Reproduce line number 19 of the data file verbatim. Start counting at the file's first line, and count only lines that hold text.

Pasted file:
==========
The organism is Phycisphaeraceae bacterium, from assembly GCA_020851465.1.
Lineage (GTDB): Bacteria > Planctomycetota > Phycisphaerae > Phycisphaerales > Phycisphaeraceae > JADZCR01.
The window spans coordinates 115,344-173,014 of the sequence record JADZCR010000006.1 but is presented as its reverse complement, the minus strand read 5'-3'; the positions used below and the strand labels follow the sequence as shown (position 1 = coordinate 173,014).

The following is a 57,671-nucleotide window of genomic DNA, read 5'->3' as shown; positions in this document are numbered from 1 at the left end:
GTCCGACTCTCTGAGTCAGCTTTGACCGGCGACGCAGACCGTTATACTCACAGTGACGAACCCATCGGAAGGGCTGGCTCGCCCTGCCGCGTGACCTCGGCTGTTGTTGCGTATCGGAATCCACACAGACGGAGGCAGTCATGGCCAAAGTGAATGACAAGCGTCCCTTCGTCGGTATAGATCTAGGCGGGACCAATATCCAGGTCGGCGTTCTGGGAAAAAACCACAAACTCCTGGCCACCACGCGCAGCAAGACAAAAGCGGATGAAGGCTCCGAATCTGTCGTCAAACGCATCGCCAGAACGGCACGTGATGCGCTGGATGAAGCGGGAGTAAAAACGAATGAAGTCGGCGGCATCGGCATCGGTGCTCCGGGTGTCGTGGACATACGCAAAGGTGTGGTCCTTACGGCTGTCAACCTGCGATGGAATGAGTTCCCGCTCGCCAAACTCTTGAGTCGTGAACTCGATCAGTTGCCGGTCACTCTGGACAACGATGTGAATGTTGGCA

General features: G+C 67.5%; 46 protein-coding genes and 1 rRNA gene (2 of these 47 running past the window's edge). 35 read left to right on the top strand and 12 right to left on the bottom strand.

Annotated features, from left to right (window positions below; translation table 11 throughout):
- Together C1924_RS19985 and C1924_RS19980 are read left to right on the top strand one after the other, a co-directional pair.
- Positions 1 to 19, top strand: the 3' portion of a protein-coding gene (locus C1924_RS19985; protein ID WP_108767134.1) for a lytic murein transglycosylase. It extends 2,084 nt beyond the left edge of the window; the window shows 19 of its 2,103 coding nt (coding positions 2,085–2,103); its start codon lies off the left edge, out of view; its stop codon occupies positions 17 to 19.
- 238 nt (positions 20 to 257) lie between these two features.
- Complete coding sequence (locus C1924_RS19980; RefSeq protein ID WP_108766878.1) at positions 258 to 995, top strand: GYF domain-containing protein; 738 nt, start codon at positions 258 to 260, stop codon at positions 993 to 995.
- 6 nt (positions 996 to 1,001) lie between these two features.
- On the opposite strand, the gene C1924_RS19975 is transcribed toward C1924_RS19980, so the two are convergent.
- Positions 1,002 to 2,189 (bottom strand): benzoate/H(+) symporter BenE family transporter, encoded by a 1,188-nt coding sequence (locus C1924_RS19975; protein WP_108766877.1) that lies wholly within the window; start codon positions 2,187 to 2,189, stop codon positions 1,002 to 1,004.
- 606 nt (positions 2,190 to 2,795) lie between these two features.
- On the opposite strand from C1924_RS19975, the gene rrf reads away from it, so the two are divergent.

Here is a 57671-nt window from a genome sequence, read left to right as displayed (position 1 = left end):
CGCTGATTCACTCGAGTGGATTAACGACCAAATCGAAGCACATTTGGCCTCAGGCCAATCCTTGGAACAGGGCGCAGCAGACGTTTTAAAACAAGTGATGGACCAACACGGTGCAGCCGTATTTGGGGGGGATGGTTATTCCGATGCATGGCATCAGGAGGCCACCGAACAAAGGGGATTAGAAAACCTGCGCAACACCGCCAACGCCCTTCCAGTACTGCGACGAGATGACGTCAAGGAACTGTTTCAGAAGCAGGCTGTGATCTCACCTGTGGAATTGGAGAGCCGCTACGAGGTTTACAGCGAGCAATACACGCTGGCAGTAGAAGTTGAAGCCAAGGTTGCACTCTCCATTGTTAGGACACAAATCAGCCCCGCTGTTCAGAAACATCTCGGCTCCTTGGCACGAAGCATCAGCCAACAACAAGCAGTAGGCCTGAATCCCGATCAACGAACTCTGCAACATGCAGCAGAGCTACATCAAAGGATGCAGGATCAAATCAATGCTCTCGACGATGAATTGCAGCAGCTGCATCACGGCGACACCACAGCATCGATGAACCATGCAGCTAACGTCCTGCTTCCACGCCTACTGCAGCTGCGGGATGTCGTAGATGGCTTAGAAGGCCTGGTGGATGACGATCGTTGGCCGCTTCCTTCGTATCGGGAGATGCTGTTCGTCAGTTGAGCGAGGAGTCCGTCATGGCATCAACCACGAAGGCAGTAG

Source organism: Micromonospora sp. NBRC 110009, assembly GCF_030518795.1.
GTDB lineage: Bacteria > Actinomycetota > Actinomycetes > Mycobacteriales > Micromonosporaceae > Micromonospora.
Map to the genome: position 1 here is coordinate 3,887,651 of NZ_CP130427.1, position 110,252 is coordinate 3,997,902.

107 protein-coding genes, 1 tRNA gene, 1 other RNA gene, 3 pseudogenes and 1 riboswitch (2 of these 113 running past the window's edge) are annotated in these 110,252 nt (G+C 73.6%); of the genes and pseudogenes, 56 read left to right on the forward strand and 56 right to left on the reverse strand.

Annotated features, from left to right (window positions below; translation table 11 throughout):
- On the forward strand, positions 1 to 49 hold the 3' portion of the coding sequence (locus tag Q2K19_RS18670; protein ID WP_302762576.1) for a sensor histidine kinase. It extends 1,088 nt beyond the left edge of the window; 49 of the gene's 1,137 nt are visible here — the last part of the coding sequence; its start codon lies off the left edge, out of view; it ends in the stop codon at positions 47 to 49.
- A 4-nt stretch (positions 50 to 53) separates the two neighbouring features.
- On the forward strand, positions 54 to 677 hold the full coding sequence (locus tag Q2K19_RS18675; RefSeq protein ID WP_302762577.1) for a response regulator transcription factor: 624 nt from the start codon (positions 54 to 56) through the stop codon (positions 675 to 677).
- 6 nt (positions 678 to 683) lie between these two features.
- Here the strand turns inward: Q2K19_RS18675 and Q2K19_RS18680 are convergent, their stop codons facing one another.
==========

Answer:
Source organism: Micromonospora sp. NBRC 110009, assembly GCF_030518795.1.